Learning to use the gear is essential for relaxed snorkeling. Although some people master the activity almost by instinct, for most of us snorkeling is a skill that is continually developed through experience. As with any training, the more you practice, the more natural it will feel, and the more relaxed you will be in the water.
After you’ve put on your equipment, try floating, face down and horizontal. Don’t go anywhere, just relax, breathing easily while floating calmly in only a few feet of water. This is the essence of snorkeling.
When you know how your equipment works, it’s equally important to know how it doesn’t work. While floating in shallow water, beginning snorkelers are encouraged to deliberately flood and clear their masks and snorkels. By practicing these skills under controlled conditions, they won’t be so disconcerting should they be required in deeper water.
To flood your mask, gently pull it away from your face until water enters. One of the easier methods to clear a flooded mask is to simply lift your head out of the water, tilt the bottom of the mask away from your face, and let the water drain out. In practice, almost all masks will leak a little bit, and a small amount of water “swishing” around your nose is very common.
To flood your snorkel, dip your head down until you hear and feel water coming in the top. This is a good time to stop breathing! To clear a flooded snorkel, exhale a burst of air through your mouth, then breath in cautiously, at first, to make sure all the water is out of the snorkel.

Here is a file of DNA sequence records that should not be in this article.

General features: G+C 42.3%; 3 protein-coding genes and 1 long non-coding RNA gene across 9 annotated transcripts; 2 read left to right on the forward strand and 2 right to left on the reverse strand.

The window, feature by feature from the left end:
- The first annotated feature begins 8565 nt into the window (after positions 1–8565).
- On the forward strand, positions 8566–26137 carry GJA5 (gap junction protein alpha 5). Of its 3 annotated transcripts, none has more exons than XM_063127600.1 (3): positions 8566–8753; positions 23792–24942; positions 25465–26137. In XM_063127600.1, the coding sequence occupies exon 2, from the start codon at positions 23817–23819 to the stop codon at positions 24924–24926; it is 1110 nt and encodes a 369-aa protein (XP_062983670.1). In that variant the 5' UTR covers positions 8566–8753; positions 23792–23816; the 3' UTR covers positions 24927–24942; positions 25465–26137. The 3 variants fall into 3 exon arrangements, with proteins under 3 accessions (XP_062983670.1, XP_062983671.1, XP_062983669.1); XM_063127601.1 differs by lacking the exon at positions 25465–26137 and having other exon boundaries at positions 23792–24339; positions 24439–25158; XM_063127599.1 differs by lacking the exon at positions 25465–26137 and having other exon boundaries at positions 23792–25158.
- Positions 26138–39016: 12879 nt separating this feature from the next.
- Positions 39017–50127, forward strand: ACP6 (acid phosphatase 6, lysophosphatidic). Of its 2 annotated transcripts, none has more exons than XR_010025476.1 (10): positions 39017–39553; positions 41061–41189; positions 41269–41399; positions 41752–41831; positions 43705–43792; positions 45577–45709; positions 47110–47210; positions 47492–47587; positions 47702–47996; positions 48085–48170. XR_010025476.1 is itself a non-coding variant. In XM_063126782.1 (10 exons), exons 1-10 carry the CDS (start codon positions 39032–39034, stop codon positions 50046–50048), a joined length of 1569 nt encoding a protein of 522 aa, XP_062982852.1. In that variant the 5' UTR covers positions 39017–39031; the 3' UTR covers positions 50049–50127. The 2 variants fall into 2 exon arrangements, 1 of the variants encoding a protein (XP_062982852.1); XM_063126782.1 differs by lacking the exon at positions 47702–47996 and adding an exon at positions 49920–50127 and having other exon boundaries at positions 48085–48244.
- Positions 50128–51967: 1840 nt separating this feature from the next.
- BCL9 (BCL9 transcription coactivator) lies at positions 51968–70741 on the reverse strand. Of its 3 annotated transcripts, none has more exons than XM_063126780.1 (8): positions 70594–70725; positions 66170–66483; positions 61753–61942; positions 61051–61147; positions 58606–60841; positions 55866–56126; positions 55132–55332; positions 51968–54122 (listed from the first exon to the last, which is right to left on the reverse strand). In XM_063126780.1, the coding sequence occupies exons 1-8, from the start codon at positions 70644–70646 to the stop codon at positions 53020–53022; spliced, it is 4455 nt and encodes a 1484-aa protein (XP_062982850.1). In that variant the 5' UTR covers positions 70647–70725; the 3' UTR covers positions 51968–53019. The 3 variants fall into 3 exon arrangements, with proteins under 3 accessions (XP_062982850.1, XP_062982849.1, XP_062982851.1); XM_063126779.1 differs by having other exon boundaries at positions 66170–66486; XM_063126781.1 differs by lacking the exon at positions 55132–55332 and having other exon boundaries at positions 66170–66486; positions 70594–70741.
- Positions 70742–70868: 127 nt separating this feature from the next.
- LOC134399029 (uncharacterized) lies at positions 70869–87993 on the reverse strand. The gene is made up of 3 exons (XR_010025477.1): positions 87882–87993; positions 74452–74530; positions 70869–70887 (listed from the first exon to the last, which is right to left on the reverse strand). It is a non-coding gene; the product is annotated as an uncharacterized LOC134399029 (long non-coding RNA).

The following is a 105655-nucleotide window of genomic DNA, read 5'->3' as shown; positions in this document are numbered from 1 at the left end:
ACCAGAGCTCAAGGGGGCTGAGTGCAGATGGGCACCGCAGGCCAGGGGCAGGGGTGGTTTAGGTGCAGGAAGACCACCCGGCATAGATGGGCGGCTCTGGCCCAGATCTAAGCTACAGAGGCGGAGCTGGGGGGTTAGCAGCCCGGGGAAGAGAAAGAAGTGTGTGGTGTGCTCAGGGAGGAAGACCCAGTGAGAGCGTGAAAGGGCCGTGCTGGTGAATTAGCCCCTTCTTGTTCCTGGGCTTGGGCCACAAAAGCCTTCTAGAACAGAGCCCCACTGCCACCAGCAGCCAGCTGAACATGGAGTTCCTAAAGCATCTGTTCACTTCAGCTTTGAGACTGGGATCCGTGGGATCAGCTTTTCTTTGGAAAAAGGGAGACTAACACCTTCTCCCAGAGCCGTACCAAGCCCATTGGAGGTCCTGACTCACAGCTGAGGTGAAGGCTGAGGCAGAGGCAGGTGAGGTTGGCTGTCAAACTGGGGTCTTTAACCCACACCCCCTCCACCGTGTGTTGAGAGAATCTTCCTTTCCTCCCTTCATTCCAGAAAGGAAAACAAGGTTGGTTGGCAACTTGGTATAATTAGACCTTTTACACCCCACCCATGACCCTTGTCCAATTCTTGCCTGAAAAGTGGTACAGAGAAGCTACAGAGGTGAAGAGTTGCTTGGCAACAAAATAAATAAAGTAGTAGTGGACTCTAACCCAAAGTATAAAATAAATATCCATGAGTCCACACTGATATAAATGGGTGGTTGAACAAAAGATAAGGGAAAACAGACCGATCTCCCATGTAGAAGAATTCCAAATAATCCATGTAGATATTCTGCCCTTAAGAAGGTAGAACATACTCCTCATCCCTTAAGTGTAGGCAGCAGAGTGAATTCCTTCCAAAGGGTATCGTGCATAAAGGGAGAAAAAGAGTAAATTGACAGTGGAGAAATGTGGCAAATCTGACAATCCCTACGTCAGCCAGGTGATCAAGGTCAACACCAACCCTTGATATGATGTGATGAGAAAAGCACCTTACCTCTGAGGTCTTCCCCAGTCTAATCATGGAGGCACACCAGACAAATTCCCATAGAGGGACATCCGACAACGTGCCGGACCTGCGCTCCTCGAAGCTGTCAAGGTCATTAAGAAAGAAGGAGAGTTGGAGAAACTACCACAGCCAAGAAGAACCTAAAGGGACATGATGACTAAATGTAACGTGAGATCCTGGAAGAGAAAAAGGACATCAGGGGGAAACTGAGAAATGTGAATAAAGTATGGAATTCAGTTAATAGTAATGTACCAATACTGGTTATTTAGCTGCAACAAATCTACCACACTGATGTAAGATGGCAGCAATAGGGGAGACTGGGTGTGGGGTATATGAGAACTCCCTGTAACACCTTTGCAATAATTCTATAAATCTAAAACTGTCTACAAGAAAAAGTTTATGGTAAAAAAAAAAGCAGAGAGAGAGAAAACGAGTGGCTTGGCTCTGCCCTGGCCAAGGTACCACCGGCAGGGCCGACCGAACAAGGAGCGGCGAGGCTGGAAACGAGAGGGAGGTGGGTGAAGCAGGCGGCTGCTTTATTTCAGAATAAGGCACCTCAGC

Another skill to practice is judging distances, since in the water, objects look about 25 percent larger (or closer) than in air. Learning to accurately judge distance underwater will help you stay relaxed. An easy way to learn is simply to float in very shallow water, extend your arm down and touch the bottom. Become familiar with how an “arm’s length” appears underwater.
Keep in mind that fins work fine in the water, but walking with them can be precarious on land or boats. If you’re starting from a beach, try going into waist-deep water before putting them on. Then let the water (or your snorkeling buddy) offer support. When working from a boat, fins are usually put on just before entering the water, and removed at the boat ladder before getting out.